Friday, May 29, 2015

Teen review: Artemis Fowl

Artemis Fowl is a science fiction book by Eoin Colfer, author of the critically acclaimed The Supernaturalist. This book stars, well, Artemis Fowl, a genius criminal mastermind--at the age of 12. He and his butler/bodyguard, known to all as… Butler, are dedicated to a life of crime and deception. Artemis discovers that a race of creatures known as fairies actually exist underground, all over the world. He decides that they would be the perfect targets to attack for their precious gold, and begins working on a kidnap operation to gain a ransom. What he doesn’t realize is that, even with all of his genius, he can’t afford to underestimate his formidable opponents. At a good-sized 277 pages, this book uses every page with purpose, whether in describing the genius of Artemis, or detailing just how massive Butler is.

This book is great for a lot of reasons, one of them being the fact that Colfer really knows how to describe a character. The characters in Artemis Fowl are all interesting and have unique personalities, humans and fairies alike. Another reason I enjoy this book is that Artemis’s genius always seems like...genius. The description of his thought process is also helped by his somewhat arrogant personality, because he tends to show off his intelligence. It’s always rewarding to read about how Artemis has predicted his opponents’ moves and has defended himself accordingly. Eoin Colfer is really just an incredible writer, and this book has just the right balance of action, dialogue, and description.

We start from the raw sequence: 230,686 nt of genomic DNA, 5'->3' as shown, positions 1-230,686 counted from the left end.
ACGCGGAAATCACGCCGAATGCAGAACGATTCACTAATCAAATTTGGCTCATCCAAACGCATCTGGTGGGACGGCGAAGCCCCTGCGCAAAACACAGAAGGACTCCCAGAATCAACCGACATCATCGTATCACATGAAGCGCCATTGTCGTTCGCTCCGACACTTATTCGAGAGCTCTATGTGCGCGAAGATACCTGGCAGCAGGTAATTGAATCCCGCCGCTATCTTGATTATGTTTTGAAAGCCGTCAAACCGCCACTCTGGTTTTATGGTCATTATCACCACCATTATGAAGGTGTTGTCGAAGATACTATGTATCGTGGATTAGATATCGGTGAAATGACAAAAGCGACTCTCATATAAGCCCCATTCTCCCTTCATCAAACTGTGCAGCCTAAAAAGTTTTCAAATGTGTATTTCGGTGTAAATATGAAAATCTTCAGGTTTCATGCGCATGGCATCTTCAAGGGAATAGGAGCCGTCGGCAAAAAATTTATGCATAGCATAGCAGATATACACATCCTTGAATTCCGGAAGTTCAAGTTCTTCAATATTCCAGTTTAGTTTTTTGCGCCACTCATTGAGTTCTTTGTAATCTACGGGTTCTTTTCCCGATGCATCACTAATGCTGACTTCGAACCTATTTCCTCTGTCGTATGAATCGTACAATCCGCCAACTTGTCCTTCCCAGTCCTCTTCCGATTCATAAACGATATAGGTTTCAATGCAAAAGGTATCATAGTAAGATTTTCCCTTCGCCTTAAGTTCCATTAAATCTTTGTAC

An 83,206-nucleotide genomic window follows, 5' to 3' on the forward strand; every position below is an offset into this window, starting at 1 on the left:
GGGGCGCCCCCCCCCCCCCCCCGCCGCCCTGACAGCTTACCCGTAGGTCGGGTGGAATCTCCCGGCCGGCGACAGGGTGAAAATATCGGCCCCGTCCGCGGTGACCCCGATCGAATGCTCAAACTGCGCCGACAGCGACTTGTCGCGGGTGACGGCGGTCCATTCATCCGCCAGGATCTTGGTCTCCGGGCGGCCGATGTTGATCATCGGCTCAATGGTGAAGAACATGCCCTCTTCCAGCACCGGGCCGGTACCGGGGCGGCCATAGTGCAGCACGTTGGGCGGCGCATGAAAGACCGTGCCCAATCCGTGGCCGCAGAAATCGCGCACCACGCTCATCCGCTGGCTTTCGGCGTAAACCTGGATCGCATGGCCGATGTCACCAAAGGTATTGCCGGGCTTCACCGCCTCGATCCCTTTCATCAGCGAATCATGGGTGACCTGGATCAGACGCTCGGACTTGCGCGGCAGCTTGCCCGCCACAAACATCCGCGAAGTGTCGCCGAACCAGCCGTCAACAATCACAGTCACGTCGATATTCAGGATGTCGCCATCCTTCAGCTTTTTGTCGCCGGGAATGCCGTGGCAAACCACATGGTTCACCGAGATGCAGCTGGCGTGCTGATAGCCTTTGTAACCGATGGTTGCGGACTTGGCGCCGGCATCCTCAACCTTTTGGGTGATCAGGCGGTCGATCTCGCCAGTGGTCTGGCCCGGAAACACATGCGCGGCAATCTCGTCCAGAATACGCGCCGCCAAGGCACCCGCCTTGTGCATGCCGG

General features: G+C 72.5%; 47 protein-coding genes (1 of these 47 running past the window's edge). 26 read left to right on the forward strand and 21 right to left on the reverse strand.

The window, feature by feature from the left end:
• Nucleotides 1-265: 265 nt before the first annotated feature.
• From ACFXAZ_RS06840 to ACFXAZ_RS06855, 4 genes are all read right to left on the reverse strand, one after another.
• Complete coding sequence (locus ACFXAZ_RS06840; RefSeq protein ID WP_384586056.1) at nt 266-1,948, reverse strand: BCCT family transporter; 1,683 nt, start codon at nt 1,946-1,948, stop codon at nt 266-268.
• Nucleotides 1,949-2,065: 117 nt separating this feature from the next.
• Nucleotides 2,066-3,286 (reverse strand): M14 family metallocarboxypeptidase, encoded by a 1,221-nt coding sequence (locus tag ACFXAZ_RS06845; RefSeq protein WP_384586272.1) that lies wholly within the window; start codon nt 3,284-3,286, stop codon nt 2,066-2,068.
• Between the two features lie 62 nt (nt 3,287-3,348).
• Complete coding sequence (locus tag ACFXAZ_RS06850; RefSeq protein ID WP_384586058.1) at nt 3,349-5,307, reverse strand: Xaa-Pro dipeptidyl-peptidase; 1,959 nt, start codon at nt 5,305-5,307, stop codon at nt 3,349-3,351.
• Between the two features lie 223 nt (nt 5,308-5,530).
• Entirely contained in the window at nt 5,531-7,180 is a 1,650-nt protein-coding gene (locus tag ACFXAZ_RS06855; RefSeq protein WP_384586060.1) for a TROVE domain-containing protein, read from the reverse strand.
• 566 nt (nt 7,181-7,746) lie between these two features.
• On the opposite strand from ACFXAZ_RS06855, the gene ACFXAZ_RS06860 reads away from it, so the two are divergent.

I would recommend Artemis Fowl to teens who can appreciate clever writing. The book is not necessarily difficult to understand in terms of vocabulary, but it has perhaps what some people would consider content inappropriate for children. I would rate this book a 4 out of 5. Overall, Artemis Fowl is an all-around good read, and I have no issues with it. I can’t find a way to criticize how he writes his character descriptions and witty dialogue. If you like reading fiction, no matter what genre, Artemis Fowl will keep you engaged and loving the story.

Reviewed by Isaac Kim, grade 9

Editor's note: What Isaac didn't mention is that this is the first of an eight-book series! So if you like book one, you are in for an extended treat!